St. Paul's Lutheran Church, Wisconsin Rapids, was founded in the spring of 1899 by the Rev. G. Baum with about 18 families. The frame church edifice, situated at the corner of Ninth Avenue North and McKinley Street, was dedicated in December, 1899 and in 1901 a parsonage was built. The Rev. Mr. Baum was succeeded in 1907 by Rev. Wm. Nommensen, who served nine years, his successor being the present pastor, the Rev. G. N. Thurow. A fine brick school building was erected adjoining the church in 1910, and 95 pupils, distributed among the eight grades, are taught in this school by Prof. S. J. Bergemann and Miss Adeline Mittelstaedt. In 1921 a pipe organ costing $3,000 was installed in the church. The congregation now numbers 88 members, there is a Young Peoples' Society of about 70 members, a Ladies' Aid Society of 88 members and a Sunday School of about 150 members.
St. John's Evangelical Church. This congregation held its first religious meeting April 25, 1915, the church being formally organized with a congregation of five families by the Rev. G. E. Pauloweit at a meeting held May 23, 1915. Previous to the construction of the new church edifice at the corner of North Fourth and Oak Streets, which was started in 1920 and dedicated Sept, 25. 1921, services were held in the old G. A. R. Hall. There are now 110 communicant members; there is a Sunday school with 45 members, a Young People's Society with a membership of 21, and a Ladies' Aid Society numbering about 27. The church edifice is a fine brick structure conservatively valued at $15,000. It is provided with the only "direct shower lighting" system in the city, the lights being placed above the ceiling and the light being softened by passing through diamond-cut lenses. The Rev. G. E. Pauloweit is still pastor and also serves St. John's Evangelical Church in Arpin.
St. John's Episcopal Church, Wisconsin Rapids, was started in the late 70's, and on Oct. 1879, Daniel Rezini, Thomas Rezin, John Albee, Emanuel Dutruit, and S. H. W. Lord as a building committee purchased from Ella R. Cochran and J. Wilbur Cochran the site at Third Avenue North and McKinley Street. Until about 1885 a priest came from Wausau, the first resident priest being Father Gardner. There were many changes in the ministry, and in 1916 the present pastor, Rev. Johannes Rockstroh came. A sanctuary, guild hall and rectory were built in 1898, a portion of the expense being met by the congregation and a part by Bishop Grafton personally, the small remaining indebtedness being cleared away three years later. A baptismal font was placed in the church in 1888, in memory of Lauchlau Alexander MacKinnon, child of a family in the church; and in 1902 Mr. J. D. Witter's bequest of $1,000 was used to purchase a pipe organ. In 1912 the church was thoroughly overhauled and redecorated and four years later the vicarage was enlarged and thoroughly overhauled.
The First Baptist Church, located at Second and Maple Streets, Wisconsin Rapids, was organized by the Rev. C. H. Rust at a meeting held in the Chapel Car "Glad Tidings", June 15, 1903. Rev. D. W. Hurlburt of the Wisconsin State Baptist Convention, conducted the work of the chapel car, and he and Rev. E. B. Edmonds, Wisconsin Sunday School Missionary, a member of the chapel cars organization, assisted the Rev. Mr. Rust in the organization of the church. Mr. Rust remained to further organize the work, and was in charge of it for some time. Services were at first held in rooms rented for the purpose in the downtown district, but in 1905, under the pastorage of Rev. A. L. Putnam, the present beautiful church structure was erected, overlooking the river. The first elected minister after Rev. Mr. Putnam was the Rev. William Barstow, who came in 1908, and was succeeded in 1909 by Rev. M. B. Milne, who remained three years. Substitute ministers then filled the pulpit until 1914, when the Rev. J. F. Dew was elected; he was succeeded in 1916 by Rev. T. C. Hanson, who was followed in the spring of 1919 by the present pastor, Rev. John De Vries. The present membership is about 145, twenty of whom were organized in 1916 as a Polish mission and joined the church at that time. The church has a well attended Sunday School, a Ladies' Aid Society, a Baptist Young Peoples Union, and a branch of the World-Wide Guild, a young ladies' missionary society.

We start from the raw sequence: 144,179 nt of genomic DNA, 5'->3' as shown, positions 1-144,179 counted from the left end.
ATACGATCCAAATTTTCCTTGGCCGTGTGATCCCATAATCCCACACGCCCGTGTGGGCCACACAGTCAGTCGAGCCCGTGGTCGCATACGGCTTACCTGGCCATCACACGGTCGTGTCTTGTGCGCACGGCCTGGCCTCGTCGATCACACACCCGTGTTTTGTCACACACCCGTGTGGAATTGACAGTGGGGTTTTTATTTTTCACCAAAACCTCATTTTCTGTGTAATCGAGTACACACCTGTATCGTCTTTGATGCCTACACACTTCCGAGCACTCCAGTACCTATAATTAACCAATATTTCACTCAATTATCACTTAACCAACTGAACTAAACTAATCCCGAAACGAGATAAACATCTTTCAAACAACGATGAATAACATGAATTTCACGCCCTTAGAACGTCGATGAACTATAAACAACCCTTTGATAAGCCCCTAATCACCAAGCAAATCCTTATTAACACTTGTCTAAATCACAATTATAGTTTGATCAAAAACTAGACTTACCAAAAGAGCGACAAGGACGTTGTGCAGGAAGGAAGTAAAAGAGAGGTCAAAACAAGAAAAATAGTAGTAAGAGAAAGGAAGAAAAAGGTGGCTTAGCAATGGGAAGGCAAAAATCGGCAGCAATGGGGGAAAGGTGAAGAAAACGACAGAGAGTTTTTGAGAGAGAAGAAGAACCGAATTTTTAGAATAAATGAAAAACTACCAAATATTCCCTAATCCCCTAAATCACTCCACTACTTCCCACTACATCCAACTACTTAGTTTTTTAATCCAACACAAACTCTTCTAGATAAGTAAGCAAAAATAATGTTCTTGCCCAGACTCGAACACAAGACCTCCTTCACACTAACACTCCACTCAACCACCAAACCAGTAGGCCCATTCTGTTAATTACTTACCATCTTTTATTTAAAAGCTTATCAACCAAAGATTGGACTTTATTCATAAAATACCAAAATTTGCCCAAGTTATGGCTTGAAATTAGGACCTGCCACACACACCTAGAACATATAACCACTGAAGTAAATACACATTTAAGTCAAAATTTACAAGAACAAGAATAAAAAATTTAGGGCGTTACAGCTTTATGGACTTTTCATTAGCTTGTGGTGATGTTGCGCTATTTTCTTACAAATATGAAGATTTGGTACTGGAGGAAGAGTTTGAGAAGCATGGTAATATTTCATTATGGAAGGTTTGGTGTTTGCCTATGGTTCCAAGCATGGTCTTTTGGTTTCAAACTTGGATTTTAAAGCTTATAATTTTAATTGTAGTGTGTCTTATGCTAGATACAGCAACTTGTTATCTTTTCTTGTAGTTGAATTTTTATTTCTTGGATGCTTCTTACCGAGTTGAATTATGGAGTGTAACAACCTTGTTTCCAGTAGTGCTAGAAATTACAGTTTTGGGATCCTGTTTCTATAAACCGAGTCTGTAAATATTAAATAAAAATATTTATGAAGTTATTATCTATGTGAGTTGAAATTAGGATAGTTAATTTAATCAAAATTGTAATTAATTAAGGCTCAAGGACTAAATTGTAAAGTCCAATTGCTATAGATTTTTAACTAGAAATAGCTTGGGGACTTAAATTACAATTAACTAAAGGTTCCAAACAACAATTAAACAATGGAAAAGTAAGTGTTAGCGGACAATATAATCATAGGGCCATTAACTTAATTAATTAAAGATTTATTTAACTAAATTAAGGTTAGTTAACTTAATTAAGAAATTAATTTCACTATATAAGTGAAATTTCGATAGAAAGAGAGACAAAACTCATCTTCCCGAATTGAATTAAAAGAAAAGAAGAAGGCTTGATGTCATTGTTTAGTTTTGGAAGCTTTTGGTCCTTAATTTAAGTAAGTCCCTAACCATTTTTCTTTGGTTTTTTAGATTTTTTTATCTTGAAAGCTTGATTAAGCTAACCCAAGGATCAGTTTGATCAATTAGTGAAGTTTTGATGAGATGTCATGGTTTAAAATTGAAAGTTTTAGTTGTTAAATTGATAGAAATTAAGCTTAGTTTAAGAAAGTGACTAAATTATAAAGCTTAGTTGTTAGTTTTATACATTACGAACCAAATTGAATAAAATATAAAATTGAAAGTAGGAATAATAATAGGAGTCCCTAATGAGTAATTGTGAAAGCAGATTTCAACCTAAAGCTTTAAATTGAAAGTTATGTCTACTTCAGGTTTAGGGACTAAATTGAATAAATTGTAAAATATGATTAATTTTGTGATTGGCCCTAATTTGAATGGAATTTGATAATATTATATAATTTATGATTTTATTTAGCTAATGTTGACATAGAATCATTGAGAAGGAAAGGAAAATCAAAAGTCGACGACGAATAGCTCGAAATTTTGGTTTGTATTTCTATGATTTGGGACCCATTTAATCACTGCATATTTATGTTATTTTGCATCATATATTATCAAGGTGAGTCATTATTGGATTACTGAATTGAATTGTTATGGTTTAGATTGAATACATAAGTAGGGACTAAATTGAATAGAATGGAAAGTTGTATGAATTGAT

Immanuel Evangelical Lutheran Church in Wisconsin Rapids originated about 1873 when it was founded with eight members by Rev. F. Leyhe, of Kellner, Mr. Leyhe served the congregation until 1886, when he was succeeded by the Rev. J. F. Bittner, who remained nineteen years. The Rev. H. Maack served the church after this until 1912, when he was followed by Rev. R. F. W. Pautz, who remained until the present pastor, Rev. F. H. Kretzschmar took charge in 1920. The church now has 600 communicant members. The auxiliary societies are the Walther League, both Senior and Junior departments, with approximately 90 active members, a Ladies' Aid Society with about 85 members, and a parochial school whose enrollment last year was 110 pupils. Heretofore the school has been conducted in the basement of the church building, which was equipped for that purpose, but starting with the next school year it will be housed in the building that was formerly the Seventh Day Adventist Church and that has recently been purchased by the Immanuel congregation. Mr. E. H. Voskamp is principal of the school, in which the full eight grades are taught, and is also superintendent of the Sunday school, which has an enrollment of 80. The present fine brick church building at Prospect and North Eighth streets was built in 1909. The membership of the church has experienced a very gratifying increase during the last five years.
A Christian Science congregation was organized in Wisconsin Rapids in or about 1904 and has since held meetings in the old Congregational church. In 1915 they remodeled the building, which is located on the East Side, north of the public library. [Source: History of Wood County, Wisconsin (1923) compiled by George O. Jones, pages 167-172]
© Copyright by Genealogy Trails